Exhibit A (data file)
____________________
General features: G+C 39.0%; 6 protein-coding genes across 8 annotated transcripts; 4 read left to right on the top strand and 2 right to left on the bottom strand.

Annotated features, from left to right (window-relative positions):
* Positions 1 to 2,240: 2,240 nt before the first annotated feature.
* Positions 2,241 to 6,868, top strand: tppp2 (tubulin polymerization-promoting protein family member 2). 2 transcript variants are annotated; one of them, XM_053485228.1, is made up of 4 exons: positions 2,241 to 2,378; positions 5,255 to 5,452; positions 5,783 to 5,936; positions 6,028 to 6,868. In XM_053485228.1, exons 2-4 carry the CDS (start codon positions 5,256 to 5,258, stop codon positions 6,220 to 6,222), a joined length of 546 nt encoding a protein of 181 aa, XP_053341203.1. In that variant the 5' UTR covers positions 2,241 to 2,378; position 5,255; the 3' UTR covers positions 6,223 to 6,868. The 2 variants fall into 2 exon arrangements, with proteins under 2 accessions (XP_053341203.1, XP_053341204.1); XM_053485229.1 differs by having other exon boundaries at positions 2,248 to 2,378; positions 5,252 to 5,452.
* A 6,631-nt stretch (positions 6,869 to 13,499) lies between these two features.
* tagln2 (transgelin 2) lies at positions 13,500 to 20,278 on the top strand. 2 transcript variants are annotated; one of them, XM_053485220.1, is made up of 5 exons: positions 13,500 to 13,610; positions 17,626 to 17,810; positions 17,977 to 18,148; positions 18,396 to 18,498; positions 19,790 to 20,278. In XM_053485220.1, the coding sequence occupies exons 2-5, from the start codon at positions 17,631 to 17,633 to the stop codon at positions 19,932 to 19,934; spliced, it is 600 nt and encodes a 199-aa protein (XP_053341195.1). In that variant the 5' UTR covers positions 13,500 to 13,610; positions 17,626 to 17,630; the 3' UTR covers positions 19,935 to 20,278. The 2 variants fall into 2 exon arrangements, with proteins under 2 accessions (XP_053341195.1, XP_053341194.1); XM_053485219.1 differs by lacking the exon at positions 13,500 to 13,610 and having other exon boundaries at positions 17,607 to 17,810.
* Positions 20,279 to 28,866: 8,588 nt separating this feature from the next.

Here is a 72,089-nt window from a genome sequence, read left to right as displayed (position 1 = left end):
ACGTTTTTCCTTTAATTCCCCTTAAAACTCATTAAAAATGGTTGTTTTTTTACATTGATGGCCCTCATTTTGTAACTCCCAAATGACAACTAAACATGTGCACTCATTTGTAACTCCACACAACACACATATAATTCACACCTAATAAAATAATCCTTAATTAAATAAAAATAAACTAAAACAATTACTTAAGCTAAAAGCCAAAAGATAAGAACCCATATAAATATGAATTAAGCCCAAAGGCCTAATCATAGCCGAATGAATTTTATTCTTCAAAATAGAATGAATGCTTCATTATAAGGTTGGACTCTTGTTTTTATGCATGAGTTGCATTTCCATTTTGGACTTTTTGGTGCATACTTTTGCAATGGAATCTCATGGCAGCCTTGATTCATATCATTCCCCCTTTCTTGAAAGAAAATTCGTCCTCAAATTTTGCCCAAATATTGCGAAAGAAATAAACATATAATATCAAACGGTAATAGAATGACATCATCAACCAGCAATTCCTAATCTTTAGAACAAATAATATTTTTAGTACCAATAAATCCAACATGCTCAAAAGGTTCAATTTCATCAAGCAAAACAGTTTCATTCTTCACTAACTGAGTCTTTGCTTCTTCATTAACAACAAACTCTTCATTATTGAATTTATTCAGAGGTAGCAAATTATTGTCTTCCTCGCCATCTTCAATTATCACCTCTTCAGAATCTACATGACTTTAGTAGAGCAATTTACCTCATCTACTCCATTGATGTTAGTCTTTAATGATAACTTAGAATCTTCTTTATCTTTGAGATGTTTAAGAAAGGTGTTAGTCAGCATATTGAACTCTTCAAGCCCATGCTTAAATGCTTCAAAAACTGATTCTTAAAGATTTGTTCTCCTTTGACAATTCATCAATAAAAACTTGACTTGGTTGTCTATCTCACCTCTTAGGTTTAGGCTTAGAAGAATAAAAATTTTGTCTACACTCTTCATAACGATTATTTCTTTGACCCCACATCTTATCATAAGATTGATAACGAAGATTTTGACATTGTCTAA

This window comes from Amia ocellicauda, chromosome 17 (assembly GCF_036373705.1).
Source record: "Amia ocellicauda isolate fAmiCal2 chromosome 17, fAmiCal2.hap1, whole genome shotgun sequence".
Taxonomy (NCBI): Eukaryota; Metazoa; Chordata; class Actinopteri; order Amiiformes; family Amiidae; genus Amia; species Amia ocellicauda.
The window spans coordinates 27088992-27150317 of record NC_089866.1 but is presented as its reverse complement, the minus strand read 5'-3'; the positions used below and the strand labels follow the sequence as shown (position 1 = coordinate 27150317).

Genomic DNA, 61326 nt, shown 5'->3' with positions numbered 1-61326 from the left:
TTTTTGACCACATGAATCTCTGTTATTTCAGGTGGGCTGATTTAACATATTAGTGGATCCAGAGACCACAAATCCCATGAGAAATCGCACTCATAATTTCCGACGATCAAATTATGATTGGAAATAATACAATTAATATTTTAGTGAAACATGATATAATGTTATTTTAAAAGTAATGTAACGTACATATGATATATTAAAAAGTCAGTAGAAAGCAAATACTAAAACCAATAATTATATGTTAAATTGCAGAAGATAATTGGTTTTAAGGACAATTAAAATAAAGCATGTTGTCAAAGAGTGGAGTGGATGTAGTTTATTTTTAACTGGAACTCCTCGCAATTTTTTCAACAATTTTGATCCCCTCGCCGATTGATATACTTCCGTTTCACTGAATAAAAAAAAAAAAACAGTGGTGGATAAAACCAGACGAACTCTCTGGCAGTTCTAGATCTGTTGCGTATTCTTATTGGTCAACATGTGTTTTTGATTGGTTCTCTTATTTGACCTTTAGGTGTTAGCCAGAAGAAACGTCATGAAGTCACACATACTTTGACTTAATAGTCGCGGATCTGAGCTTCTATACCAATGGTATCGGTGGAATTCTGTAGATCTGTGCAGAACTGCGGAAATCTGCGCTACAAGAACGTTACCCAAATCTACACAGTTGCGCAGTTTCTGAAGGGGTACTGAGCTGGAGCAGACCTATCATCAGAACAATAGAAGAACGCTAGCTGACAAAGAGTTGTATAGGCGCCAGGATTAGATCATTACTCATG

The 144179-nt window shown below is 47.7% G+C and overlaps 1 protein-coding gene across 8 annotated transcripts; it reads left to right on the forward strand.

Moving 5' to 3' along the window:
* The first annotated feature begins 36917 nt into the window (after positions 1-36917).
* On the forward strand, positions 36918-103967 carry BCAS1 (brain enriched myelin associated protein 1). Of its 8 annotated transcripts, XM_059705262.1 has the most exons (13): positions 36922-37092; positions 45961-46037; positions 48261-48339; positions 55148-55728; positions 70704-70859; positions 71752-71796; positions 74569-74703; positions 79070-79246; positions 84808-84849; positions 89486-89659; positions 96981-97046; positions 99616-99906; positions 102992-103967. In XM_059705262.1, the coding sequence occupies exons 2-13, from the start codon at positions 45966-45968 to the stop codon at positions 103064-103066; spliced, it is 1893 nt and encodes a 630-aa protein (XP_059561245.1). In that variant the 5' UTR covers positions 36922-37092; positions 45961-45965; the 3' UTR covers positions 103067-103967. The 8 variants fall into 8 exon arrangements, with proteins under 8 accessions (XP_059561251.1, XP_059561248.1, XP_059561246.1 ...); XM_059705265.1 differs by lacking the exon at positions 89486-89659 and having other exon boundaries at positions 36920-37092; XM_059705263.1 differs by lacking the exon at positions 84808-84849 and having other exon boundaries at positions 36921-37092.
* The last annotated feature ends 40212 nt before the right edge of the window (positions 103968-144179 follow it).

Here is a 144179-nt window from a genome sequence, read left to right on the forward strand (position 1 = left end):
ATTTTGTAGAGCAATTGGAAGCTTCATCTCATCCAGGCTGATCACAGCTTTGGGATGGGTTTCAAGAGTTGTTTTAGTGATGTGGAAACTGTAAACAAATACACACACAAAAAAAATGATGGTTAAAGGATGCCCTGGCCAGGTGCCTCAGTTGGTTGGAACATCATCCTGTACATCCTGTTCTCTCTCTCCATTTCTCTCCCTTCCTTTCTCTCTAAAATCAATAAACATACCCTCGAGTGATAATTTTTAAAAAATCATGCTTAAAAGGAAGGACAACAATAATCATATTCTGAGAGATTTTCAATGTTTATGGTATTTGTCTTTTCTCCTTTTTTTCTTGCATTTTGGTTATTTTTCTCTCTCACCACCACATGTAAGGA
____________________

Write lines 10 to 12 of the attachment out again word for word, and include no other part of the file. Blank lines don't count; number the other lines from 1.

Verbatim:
This window comes from Amia ocellicauda, chromosome 17 (assembly GCF_036373705.1).
Source record: "Amia ocellicauda isolate fAmiCal2 chromosome 17, fAmiCal2.hap1, whole genome shotgun sequence".
Taxonomy (NCBI): Eukaryota; Metazoa; Chordata; class Actinopteri; order Amiiformes; family Amiidae; genus Amia; species Amia ocellicauda.